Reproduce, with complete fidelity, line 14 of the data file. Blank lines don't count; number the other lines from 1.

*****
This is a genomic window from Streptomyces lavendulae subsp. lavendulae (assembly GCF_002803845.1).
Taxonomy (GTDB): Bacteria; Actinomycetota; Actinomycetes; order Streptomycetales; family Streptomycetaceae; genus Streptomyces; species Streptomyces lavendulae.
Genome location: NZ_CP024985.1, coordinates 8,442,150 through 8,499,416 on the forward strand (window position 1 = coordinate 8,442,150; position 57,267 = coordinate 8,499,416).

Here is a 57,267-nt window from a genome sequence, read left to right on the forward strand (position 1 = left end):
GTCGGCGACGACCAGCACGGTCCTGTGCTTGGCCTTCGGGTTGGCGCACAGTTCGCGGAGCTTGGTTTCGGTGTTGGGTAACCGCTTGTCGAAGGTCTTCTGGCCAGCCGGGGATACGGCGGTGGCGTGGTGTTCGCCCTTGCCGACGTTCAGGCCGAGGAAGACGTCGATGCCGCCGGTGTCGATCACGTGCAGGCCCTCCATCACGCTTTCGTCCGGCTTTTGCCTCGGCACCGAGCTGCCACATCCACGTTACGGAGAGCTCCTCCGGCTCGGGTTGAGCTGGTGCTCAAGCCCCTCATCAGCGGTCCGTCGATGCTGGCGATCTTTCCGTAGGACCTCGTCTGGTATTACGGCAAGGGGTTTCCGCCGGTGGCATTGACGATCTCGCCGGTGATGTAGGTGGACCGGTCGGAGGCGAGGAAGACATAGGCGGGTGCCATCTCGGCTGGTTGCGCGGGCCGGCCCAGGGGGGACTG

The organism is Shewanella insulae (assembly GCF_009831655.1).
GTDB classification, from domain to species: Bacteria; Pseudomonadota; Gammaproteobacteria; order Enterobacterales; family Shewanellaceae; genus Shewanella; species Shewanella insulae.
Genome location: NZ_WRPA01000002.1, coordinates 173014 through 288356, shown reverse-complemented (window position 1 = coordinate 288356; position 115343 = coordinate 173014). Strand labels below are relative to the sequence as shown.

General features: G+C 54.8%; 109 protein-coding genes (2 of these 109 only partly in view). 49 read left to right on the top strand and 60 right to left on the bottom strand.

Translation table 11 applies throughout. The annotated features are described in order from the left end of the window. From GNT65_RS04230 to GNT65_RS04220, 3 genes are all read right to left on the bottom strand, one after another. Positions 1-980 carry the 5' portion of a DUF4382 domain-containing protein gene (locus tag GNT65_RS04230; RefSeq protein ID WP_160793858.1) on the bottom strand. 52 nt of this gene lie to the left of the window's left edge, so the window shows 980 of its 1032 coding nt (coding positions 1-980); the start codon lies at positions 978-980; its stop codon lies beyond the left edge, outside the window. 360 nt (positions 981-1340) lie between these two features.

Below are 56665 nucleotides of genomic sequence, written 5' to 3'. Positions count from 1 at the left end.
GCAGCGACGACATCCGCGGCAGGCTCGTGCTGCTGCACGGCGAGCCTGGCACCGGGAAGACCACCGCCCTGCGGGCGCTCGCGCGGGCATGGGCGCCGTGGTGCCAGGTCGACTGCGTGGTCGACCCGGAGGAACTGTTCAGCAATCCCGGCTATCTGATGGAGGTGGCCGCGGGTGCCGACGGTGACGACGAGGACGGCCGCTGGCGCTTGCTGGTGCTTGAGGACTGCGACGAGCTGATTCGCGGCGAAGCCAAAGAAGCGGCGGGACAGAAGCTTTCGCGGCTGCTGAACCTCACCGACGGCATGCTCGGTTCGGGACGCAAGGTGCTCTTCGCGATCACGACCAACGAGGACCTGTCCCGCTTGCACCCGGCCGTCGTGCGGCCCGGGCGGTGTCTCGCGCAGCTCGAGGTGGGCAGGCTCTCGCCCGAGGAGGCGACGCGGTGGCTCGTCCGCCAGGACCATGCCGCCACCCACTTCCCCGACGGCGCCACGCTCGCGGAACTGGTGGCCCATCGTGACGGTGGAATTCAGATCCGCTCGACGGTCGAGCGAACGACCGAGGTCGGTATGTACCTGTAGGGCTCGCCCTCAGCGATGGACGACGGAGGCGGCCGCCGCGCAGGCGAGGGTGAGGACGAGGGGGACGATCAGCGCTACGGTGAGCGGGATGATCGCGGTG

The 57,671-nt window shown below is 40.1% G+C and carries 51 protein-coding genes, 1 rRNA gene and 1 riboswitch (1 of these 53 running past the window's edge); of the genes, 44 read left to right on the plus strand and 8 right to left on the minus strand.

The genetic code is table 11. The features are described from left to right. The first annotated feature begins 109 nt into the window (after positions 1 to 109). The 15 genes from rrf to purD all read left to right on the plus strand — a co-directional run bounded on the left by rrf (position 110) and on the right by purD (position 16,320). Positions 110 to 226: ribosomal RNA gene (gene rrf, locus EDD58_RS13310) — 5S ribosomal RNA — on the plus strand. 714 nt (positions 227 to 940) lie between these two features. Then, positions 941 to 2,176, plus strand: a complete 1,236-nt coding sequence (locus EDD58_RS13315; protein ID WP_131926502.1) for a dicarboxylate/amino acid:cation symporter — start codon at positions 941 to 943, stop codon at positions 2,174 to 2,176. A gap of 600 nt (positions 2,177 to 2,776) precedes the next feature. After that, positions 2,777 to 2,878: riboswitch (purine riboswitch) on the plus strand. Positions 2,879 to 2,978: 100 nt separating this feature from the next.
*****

The genetic code is table 11. The features are described from left to right. The first annotated feature begins 109 nt into the window (after positions 1 to 109). The 15 genes from rrf to purD all read left to right on the plus strand — a co-directional run bounded on the left by rrf (position 110) and on the right by purD (position 16,320). Positions 110 to 226: ribosomal RNA gene (gene rrf, locus EDD58_RS13310) — 5S ribosomal RNA — on the plus strand. 714 nt (positions 227 to 940) lie between these two features. Then, positions 941 to 2,176, plus strand: a complete 1,236-nt coding sequence (locus EDD58_RS13315; protein ID WP_131926502.1) for a dicarboxylate/amino acid:cation symporter — start codon at positions 941 to 943, stop codon at positions 2,174 to 2,176. A gap of 600 nt (positions 2,177 to 2,776) precedes the next feature. After that, positions 2,777 to 2,878: riboswitch (purine riboswitch) on the plus strand. Positions 2,879 to 2,978: 100 nt separating this feature from the next.